Higher Authority Rules All

An Enemy of the People appears to be about how higher government authorities are able to successfully implant specific ideals into the citizens of society so that the citizens contradict their supposed “moral beliefs” (e.g. liberal-mindedness) in thought and action.

Peter Stockmann, the mayor of the town and older brother to Thomas Stockmann, does a fine job of twisting his discussions with Thomas to initially spark his upset, giving Peter the prime opportunity to pass Thomas’s obsession off as insanity and intent on breaking up the community.

By saying that Thomas wants to “pick a quarrel with your superiors – an old habit of yours” (32) and saying that “the man who can throw out such offensive insinuations about his native town must be an enemy to our community” (34) are such horrible fallacies that Thomas is tempted to physically injure his brother, giving Peter yet another opportunity to tell Thomas to watch his insubordinate actions.

In the play, Peter Stockmann does literally nothing to defend himself from the accusations of his brother, Thomas Stockmann. Why should he when he has the citizens of the town that can fight his battle for him? Peter seems to do most of his fighting by convincing the people of the town that “any fair-minded citizen can easily form him own opinion” (55) to know an enemy of the people when they see one, when really Thomas is looking out for the safety of his fellow citizens.

Peter makes it seem as though Thomas is trying to break the peoples’ unity by claiming that the baths are unhealthy, and in this Thomas is driven mad by how blindly his community is agreeing with Peter’s argument against him.

At the public meeting, when Thomas speaks his piece to the audience, he does so very crudely to get people to listen, but it only allows Peter to use this as a way to convince the audience that Thomas is truly crazy and means to do nothing but cause destruction. Think how ironic it is, though, that the so-called liberal-minded individuals of the community reject Thomas when he expresses the most liberal-minded opinion of all.

Like the dogs that Thomas compared the citizens to, Peter unleashed the community members onto Thomas, watching on as their years of brainwashing and training are put into action to push out a “threat” to society. Dogs listen to their masters, and it was obvious from the start of the play that Peter, along with the rest of the community’s government officials, is the community members’ master.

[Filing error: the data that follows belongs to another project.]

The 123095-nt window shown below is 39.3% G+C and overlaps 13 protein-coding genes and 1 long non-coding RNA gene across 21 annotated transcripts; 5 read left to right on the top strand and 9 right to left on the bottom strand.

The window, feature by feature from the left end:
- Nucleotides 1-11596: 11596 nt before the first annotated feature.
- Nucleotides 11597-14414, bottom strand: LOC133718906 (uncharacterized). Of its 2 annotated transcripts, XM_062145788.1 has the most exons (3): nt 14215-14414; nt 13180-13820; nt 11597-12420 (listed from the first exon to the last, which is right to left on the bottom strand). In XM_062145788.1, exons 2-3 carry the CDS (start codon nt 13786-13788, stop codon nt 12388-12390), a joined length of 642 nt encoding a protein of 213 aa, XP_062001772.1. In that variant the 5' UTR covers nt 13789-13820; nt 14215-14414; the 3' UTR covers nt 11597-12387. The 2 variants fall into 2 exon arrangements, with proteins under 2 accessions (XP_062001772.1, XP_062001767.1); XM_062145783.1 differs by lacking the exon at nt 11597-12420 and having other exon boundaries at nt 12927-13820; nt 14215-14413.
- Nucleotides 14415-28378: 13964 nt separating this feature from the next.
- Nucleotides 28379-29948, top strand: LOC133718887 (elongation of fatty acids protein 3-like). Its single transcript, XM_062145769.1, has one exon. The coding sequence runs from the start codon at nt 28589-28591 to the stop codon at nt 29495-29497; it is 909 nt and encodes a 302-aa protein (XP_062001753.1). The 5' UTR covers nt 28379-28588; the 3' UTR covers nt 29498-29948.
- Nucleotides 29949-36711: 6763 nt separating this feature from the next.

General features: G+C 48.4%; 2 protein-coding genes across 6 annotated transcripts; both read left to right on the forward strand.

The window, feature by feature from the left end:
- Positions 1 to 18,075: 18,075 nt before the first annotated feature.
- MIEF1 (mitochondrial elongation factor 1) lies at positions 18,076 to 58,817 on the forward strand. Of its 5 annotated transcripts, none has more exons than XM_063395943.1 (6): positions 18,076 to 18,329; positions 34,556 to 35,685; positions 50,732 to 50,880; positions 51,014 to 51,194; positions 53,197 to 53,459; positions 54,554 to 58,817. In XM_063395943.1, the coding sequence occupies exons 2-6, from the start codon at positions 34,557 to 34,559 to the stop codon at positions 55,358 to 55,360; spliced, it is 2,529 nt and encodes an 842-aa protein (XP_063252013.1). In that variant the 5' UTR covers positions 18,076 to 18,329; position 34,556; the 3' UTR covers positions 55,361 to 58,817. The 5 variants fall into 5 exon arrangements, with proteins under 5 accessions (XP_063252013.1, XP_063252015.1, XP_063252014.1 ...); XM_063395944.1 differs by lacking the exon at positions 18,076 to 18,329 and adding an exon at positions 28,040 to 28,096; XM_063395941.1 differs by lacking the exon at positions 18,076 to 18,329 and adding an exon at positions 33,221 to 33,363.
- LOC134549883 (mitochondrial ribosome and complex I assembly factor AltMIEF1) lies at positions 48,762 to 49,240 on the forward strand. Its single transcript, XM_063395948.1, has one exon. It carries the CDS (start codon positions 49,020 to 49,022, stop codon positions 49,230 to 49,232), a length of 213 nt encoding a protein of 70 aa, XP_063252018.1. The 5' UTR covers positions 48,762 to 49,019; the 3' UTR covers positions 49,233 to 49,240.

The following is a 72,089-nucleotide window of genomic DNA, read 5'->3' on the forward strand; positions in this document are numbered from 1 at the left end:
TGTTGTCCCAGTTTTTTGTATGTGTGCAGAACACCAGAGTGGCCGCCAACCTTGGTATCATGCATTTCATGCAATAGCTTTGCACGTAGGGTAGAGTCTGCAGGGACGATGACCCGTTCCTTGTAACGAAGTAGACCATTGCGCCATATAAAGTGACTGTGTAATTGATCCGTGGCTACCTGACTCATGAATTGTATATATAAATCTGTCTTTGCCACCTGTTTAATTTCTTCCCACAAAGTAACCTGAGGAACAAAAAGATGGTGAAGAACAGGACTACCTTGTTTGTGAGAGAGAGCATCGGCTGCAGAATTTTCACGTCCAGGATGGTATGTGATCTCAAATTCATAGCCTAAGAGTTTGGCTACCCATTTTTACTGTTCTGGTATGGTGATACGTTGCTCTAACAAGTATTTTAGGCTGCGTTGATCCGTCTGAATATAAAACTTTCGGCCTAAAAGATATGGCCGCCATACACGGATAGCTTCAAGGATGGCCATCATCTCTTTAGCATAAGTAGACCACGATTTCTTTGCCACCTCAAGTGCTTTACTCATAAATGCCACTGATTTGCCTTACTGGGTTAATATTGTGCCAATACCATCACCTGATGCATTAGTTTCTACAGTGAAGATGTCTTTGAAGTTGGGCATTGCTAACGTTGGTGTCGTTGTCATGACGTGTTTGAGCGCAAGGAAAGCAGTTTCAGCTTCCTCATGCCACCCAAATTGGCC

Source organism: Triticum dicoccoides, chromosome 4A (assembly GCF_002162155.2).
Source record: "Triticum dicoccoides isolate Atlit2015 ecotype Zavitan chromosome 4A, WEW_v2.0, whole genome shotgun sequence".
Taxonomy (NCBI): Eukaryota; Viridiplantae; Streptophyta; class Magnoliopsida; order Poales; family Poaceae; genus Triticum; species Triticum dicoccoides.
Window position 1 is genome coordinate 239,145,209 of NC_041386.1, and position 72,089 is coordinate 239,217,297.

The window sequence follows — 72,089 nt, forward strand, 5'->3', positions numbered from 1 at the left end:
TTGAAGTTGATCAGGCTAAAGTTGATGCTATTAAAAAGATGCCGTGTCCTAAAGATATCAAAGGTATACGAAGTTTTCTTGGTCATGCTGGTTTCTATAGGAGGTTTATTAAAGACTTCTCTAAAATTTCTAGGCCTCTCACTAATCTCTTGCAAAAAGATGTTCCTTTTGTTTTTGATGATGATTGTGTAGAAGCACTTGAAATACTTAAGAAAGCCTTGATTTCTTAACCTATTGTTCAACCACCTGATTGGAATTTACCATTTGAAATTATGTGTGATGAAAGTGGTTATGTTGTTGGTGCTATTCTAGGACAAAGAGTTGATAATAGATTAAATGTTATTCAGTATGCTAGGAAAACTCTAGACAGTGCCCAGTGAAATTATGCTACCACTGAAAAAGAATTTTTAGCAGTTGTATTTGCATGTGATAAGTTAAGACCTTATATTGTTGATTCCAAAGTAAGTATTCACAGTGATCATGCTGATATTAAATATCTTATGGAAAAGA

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3 responses to “Higher Authority Rules All

  1. aeernst

    In this post, I feel like you are saying that Thomas was completely right and Peter was completely wrong, and there I have to disagree with you. While many of your accusations again Peter are true, I feel like he was looking at the issue of the contaminated water in a different light that Thomas completely ignored. Peter was concerned about the economic impact on the community and feared that the town would be left in ruins without the baths, which was not an unreasonable assumption. There were also many “low blows” from both sides in the argument to gain the people’s favor as well, not just from Peter, and I feel like they are both at fault there.

  2. vrosengrant20

    It is true that the community blindly follows the word of Peter Stockmann over that of Dr. Stockmann due to that fact that Peter has a greater sense of authority because he is the mayor. Another perk of being Mayor is that he can censor Dr. Stockmann, such as in act four where he pushed for the meeting to not allow Dr. Stockmann to read his article even if that was the reason that the people had gathered. While the Mayor can use his influence to affect the opinions of the populace indirectly, he is not above outright slander in order to get his way in preserving his position of power above his brother.

  3. autumncassidy

    I thought that you brought up an interesting point in your fourth paragraph by mentioning that Peter was essentially creating an army for himself to do his dirty work for him. I know that we mentioned in class the power of public opinion, but I thought the idea of Peter creating an army truly exemplified this power that Peter had over the town. By inflicting group-think upon the town, Peter succeeded in rallying the population against Thomas, thus inspiring Thomas to fight a losing battle and essentially “did himself a deeper grave”.

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